And finally, jumping from one topic to another, I was talking to my son, the plumber, on Saturday night at our board game evening and he was telling me he really doesn't like his new job much. He said all he does is takes the front off boilers, checks them over and repairs anything that needs repairing, and puts it all back together again. On occasion he has noticed small plumbing jobs which he could easily do for the client but he is not allowed to! And even if he decided to break the rules and do them anyway, his firm have him on such short turnaround times that he wouldn't have the time in any case. So he has started looking at jobs which would get him back into real plumbing. I was telling him it would be good to think about trying to get the tools so he could go out on his own at the weekends - but as tools are really expensive that will have to wait for a while. If and when he does decide to work for himself, I told him he should get a van like this one - it is just my sense of humour (and his to be honest) and it would definitely get him noticed!
My stepson is a 2nd year plumber and has asked for tools for Christmas lol. He is working in new construction right now so is enjoying it as is getting to install all kinds of things. The economy in Alberta is not great though and a bunch of Journeymen from his work got laid off - they kept the 2nd and 3rd years on though as cheaper labour. Ah, so close to retirement - that "I don't give a damn" stage lolReplyDelete
In this region they are crying out for plumbers. My son said his company would take as many as they can get. The pay is pretty pitiful but that is what he is used to anyway - he could easily make 3-5 times his hourly rate working for himself. In fact, I want his former boss to take a look at my heating system as it needs replacing. Obviously Jordan will help him put the new system in and I said I will pay him separately. It will be like gold to him! As for retiring, I haven't quite got to the "I don't give a damn stage" because I have three more meetings to do but after that ....... who knows!Delete
You certainly look twice at that car! I hope your son does find an alternative job as he sounds very talented. Id love to have a go at quilting.ReplyDelete
Hi Tania, over here at least an unemployed plumber is an oxymoron. He can easily find a job. He was in a bit of a state when the Brexit vote happened (we didn't get to vote of course) as he thought he would be kicked out of France (his gf was crying even) but has calmed down now and looking for more interesting work. I guess he was afraid to look for other work in case the prospective employer decided to turn him down because of his passport. Anyway, he will find work easily. I would just like him to work for himself and triple his salary (we'll have to look into that I guess). And as for patchwork/quilting - have a go! I am seriously untalented. I don't say that out of a false sense of modesty, it's the truth, but when you are taught the techniques (and I have a very creative and talented teacher) you can bash out some semi-decent things. And in any case, imperfection is what makes it beautiful (isn't it!)Delete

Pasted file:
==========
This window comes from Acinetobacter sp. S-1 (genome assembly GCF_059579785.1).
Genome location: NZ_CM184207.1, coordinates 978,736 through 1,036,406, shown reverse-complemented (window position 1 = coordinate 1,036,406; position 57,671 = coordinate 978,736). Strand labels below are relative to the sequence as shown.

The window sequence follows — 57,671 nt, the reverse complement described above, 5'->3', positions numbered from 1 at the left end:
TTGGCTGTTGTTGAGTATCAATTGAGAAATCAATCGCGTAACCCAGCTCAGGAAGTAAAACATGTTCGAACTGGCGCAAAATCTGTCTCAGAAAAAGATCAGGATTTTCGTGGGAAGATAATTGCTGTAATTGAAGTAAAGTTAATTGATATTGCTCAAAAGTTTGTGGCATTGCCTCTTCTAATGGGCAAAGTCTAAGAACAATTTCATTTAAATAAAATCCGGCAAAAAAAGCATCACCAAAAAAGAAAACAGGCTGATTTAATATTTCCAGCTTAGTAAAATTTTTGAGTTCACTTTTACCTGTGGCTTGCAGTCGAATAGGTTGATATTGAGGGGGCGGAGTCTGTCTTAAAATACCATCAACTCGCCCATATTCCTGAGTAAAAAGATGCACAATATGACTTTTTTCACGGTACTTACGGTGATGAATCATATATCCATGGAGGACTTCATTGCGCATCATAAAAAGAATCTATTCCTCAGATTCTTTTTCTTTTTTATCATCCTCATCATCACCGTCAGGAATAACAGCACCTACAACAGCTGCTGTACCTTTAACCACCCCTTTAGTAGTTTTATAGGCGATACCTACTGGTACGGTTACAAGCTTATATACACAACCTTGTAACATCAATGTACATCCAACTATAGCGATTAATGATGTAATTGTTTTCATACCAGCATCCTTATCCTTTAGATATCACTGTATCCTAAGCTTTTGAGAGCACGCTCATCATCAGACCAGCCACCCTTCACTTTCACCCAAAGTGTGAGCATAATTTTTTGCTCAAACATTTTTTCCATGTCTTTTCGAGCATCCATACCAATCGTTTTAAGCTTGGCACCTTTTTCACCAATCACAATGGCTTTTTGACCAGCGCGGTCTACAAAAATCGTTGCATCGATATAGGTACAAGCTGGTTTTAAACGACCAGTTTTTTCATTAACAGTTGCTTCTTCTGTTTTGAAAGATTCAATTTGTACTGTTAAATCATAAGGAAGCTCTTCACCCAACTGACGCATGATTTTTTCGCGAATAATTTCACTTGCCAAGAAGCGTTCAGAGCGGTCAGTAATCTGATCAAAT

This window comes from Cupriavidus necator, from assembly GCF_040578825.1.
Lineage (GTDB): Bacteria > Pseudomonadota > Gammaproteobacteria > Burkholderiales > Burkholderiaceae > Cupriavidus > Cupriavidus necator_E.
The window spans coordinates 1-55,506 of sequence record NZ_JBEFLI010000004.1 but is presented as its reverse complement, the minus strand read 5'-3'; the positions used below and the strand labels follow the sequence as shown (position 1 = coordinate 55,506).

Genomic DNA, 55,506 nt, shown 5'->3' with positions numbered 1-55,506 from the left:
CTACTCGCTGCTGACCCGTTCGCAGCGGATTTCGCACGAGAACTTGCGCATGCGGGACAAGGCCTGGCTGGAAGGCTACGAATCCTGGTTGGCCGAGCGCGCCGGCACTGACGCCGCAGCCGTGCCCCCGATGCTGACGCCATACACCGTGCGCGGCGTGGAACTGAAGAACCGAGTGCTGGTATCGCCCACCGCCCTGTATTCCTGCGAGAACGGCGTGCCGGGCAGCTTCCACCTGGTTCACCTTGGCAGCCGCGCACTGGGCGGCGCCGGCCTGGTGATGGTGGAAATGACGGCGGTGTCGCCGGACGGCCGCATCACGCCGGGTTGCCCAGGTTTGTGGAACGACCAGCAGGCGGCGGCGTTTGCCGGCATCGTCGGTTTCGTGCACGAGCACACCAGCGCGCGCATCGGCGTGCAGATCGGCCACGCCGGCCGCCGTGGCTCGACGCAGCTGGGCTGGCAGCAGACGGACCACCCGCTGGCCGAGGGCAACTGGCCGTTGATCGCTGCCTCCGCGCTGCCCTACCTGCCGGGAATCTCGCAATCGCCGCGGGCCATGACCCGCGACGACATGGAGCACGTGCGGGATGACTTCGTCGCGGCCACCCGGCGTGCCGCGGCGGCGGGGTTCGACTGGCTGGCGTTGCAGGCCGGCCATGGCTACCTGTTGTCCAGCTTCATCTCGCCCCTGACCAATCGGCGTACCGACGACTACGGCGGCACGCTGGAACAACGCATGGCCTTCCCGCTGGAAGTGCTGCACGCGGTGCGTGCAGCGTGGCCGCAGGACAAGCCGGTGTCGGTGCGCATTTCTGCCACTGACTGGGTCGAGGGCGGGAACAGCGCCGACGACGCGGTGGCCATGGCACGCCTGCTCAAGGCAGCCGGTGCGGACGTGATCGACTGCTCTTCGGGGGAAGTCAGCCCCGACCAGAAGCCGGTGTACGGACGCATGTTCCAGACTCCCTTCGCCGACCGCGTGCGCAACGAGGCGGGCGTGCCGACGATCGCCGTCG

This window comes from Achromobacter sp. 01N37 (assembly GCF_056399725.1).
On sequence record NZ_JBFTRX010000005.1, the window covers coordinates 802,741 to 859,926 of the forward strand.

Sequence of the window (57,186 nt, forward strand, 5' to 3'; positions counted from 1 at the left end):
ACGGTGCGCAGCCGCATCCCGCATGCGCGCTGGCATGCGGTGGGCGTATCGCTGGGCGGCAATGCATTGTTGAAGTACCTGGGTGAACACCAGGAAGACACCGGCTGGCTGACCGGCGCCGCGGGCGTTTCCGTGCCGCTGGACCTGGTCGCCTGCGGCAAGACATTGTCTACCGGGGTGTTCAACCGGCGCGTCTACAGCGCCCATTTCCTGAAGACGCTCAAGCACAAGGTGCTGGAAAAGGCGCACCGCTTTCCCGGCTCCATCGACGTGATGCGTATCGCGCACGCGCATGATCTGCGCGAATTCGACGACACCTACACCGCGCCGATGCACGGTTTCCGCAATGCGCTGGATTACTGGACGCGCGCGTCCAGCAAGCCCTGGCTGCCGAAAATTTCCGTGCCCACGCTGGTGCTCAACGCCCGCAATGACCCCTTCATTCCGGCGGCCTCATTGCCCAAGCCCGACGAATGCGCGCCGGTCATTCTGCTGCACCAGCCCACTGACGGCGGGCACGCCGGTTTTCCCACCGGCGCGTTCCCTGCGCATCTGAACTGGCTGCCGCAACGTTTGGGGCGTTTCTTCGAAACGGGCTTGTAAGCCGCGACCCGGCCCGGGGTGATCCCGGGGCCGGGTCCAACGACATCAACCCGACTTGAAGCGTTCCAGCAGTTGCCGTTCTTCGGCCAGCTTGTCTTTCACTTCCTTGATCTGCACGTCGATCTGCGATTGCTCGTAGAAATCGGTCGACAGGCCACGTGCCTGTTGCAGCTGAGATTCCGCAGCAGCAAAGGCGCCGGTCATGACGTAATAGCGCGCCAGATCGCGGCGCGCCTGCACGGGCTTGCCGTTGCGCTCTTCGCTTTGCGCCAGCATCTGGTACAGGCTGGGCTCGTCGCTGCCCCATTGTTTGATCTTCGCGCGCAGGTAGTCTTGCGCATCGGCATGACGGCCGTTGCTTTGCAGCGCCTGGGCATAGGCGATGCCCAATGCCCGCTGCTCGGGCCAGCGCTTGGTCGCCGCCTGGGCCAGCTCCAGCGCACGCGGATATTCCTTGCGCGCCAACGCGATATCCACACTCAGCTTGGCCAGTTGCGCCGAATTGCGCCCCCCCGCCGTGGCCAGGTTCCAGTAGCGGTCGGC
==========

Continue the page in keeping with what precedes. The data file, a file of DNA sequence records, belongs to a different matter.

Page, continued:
Tell your son not to do the side jobs no matter how tempting. We have a similar policy at Home Depot and people get terminated. However, if he's planning on leaving his job, there's nothing wrong with making contacts.ReplyDelete
Hi Dave, and thanks for stopping by my blog. Oh he won't do the side jobs because (a) he usually doesn't have those kinds of tools and (b) he doesn't have the time - they don't even take into account travel time between jobs. He just said he feels bad having to tell someone to call a plumber when he could easily fix it. And as for contacts, I've already had loads of people ask about him since he is bilingual English/French and many internationals don't speak French. I told him be on time and courteous and you'll have more work than you can handle. The good ones always do. But we're not there yet - time to get the tools first I think!Delete
I loved The Yorkshire Shepherdess. It appealed to my desire to escape my work, though I know I wouldn’t cope with the work.ReplyDelete
I’ve been away from the blogosphere for a year, so have randomly picked this entry to start reading your blog from again. You’ll probably get a host of comments, if you wonder why I suddenly write so many comments.
I kinda admire how the French fight so much for their industrial rights. We go cap in hand here, asking for permission to strike. When the courts and govt say no, we doff our forehead and go back to work. And do soooo much unpaid overtime.
Welcome back Lucinda. And The Yorkshire Shepherdess does make you kinda dreamy doesn't she. BUT I know I couldn't cope with that workload!Delete